Software implementations fall flat across varied industries and markets, but chiefly due to manual errors as opposed to software-related issues. Field service businesses have to face their distinctive challenges involving layers of intricacy, remote access, and capabilities; however, these are workable with the appropriate planning and partners.
In this blog, I share with you my five main observations on why field service implementations fail in the first place and offer some tips to ensure effective implementation of the right kind of software. While the frequent reports of blunders happening in enterprise software projects may seem to be surprising, the intrinsic issue is relatively uncomplicated. Below, I highlight some of the main reasons for failed field service management (FSM) implementations:
1. Stuck on old habits
Users set out to replace their legacy systems but expect the software to conform to their old processes. When the new system isn’t designed to fit old processes and doesn’t work exactly like the old system, frustration ensues and user adoption tanks. We’ve all been there. Yes, change can be hard, but is your organization missing out on something better because stakeholders and future users refuse to re-evaluate the “why’s” behind certain processes? As examples, why was someone charged with a certain task? Why is billing carried out in a non-standard manner? Why are things categorized the way they are? Why does a tech have to drive a warehouse for parts?
In the case of field service, are you sacrificing modern features such as GPS tracking, notifications to alert customers that a technician is on his or her way, smart-scheduling, or follow-up surveys which yield valuable insight because you have yet to find the perfect fit for your AS-IS process? While process change is not always possible, and you don’t want to fix one area while simultaneously breaking another, some project participants won’t even entertain the idea of process change. This can be detrimental to the outcome of a project. Remember, modernization is not solely tied to software; it’s also tied to the mindset of the organization and its team members.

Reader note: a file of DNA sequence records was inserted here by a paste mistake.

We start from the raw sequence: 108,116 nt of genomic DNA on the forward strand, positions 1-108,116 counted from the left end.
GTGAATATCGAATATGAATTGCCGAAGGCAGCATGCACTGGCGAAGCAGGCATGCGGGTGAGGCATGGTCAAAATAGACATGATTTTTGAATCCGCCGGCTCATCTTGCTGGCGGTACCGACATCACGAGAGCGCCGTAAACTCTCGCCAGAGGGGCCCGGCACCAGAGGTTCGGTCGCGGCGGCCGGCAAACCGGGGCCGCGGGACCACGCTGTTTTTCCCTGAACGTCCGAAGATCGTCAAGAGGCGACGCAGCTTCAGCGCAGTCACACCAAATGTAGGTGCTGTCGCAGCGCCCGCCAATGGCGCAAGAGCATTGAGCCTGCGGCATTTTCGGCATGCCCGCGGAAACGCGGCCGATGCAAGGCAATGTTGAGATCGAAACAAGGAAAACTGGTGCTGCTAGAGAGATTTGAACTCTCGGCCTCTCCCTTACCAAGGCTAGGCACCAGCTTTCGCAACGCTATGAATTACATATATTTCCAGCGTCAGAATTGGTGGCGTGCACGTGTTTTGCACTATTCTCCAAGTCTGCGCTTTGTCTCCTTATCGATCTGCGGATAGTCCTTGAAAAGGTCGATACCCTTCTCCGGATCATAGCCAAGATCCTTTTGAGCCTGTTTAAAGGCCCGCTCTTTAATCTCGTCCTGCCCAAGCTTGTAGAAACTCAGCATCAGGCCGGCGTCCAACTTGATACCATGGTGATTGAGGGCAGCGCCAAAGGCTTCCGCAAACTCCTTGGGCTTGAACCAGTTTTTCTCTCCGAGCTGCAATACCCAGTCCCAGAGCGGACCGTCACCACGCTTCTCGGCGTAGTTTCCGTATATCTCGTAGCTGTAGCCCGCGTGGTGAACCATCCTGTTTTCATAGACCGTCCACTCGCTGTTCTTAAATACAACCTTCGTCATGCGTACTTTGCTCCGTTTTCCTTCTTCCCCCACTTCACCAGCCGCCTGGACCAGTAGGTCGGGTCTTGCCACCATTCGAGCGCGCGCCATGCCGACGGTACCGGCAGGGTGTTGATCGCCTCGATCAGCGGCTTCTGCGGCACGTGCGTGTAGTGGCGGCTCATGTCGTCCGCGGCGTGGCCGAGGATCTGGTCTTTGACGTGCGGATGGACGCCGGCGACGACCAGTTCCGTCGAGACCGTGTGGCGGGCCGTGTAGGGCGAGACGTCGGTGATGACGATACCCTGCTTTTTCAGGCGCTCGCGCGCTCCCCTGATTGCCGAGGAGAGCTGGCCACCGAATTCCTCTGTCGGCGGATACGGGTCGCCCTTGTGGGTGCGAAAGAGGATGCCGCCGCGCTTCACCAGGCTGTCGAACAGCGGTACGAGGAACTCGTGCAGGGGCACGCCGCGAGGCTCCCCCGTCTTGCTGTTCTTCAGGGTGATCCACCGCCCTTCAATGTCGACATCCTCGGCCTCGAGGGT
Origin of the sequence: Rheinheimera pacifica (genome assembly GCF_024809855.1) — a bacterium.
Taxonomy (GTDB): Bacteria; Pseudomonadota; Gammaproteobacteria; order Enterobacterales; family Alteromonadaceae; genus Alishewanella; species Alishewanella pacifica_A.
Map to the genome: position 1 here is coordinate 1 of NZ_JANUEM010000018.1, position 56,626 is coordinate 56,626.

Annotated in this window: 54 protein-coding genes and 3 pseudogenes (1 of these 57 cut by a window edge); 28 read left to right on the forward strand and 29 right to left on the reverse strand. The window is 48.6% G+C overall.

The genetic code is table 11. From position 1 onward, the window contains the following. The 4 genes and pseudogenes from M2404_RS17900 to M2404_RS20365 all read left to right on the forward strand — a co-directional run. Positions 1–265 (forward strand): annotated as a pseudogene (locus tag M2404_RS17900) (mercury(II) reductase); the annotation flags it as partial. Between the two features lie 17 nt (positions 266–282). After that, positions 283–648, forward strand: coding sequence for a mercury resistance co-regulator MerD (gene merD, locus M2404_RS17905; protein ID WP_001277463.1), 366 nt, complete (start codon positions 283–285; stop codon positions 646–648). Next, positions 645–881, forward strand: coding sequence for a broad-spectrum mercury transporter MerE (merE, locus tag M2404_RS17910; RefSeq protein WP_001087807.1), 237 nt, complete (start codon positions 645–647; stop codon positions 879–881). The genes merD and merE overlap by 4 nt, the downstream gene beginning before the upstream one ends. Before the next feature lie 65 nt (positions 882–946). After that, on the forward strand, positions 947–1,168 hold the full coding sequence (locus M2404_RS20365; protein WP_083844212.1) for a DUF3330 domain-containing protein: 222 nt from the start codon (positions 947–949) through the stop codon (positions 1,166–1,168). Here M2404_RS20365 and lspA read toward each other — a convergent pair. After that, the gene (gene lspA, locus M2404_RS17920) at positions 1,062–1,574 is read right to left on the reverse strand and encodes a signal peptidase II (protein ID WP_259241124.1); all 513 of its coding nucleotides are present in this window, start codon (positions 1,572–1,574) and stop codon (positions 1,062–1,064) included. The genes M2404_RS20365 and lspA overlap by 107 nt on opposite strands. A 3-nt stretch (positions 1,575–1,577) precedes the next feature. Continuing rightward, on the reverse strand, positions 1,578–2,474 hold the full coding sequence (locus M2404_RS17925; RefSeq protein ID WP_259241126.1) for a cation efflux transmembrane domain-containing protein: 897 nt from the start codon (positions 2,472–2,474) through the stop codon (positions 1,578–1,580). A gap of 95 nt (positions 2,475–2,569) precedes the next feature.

2. Aggressive roll-outs
Is an organization sprinting when it should be walking? Some of the most successful projects we have seen have started with a pilot group of users and a foundational MVP (minimal viable product). This allows for users to get familiar with the solution and then expand. Build the house, decorate, then move the furniture once you know what you need and where to put it. Even with virtual reality, you start with the house first then accessorize accordingly. Sure, the overall time may be a little longer in a phased approach; however, risk is lowered, user adoption is better, and enablement retention is higher when things are done incrementally.
Consider the feasibility of starting with a region, team, or business unit or perhaps starting with the most critical features first. Prioritization of requirements with your implementation expert will help you deliver value and quick wins.
3. Not identifying the right resources and siloed perspectives